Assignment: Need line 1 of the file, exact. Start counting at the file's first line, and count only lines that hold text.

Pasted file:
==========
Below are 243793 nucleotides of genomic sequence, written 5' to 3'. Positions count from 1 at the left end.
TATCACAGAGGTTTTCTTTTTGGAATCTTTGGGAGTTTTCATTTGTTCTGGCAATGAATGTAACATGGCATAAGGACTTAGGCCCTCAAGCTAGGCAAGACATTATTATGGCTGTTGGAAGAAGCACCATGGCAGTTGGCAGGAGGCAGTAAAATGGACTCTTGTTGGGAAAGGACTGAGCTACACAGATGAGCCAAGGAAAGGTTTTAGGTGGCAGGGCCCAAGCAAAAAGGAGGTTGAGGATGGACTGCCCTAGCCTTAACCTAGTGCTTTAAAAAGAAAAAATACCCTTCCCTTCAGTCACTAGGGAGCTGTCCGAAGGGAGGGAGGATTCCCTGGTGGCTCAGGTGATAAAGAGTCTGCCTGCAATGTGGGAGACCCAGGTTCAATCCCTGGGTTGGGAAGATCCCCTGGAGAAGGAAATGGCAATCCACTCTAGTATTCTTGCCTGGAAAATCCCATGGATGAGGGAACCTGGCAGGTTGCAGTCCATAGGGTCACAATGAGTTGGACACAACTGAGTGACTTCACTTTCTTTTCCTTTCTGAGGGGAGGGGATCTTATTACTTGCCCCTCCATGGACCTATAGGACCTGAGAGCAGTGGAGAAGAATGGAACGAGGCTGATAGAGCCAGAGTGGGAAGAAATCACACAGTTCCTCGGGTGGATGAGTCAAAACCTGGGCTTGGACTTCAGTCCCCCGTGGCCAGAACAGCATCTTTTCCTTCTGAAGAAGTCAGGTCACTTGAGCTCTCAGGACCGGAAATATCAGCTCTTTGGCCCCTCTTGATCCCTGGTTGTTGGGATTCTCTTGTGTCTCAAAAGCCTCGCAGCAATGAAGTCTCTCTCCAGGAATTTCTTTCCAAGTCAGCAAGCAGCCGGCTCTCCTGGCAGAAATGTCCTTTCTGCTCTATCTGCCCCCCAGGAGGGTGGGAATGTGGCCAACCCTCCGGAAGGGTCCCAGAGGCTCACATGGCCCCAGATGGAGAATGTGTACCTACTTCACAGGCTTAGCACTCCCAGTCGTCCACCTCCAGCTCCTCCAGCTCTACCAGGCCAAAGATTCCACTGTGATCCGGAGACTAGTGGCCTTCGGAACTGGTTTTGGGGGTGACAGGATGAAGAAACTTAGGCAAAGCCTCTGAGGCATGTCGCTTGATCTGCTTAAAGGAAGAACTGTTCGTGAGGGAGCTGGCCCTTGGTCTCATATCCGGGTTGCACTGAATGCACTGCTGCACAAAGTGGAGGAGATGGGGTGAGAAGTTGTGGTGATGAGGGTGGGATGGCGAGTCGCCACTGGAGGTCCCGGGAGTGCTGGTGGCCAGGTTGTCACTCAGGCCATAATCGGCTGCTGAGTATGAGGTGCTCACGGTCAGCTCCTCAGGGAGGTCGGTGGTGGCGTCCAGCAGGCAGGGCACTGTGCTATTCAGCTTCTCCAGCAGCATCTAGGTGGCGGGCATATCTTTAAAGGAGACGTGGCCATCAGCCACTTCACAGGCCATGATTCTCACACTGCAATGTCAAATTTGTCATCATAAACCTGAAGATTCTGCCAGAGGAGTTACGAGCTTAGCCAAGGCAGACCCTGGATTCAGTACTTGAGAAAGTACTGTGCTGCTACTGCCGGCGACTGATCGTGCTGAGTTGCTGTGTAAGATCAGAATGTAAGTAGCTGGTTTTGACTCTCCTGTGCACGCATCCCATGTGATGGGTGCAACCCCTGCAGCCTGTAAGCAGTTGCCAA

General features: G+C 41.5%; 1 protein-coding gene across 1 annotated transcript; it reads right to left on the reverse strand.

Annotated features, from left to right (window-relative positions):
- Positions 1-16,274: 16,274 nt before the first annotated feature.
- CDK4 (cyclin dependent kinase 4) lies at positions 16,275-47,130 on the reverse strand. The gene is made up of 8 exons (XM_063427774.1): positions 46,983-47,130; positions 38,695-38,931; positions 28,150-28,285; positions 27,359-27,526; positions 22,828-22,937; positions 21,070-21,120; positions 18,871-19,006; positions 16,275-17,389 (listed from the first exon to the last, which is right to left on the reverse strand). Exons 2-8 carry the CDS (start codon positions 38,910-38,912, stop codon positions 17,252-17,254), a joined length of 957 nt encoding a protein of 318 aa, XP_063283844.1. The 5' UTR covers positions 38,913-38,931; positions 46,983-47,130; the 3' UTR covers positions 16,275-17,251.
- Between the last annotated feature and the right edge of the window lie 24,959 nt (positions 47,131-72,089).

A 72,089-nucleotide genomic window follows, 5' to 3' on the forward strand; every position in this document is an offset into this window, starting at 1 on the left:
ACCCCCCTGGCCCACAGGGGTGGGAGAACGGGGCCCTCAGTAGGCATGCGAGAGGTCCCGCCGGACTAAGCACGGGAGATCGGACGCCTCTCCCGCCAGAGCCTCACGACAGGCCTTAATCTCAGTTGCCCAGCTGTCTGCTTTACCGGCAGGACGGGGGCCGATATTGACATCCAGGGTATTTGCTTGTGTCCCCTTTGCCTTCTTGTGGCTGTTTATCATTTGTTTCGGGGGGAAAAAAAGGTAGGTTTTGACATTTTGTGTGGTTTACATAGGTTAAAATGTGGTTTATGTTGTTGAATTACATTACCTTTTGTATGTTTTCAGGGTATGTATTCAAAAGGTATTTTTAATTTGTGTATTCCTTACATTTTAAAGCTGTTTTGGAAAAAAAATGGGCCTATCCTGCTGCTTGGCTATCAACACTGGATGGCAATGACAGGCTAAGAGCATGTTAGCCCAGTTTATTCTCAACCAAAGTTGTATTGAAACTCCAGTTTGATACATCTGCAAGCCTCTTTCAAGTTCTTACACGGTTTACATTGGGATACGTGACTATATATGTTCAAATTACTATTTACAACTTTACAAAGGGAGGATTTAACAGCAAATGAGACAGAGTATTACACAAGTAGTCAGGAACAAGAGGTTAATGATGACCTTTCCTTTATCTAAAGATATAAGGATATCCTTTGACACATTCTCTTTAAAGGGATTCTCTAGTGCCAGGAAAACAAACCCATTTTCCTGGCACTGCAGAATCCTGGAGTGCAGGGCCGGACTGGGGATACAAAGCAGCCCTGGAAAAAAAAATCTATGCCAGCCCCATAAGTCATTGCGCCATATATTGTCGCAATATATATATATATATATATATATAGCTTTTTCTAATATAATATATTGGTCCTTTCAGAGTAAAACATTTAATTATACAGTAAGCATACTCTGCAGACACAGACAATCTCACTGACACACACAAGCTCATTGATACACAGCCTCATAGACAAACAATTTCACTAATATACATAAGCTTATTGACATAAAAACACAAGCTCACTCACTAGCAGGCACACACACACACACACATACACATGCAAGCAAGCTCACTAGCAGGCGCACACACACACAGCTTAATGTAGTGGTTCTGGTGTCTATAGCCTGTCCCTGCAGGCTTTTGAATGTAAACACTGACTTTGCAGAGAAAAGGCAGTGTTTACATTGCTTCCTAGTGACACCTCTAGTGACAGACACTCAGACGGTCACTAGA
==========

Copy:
Below are 243793 nucleotides of genomic sequence, written 5' to 3'. Positions count from 1 at the left end.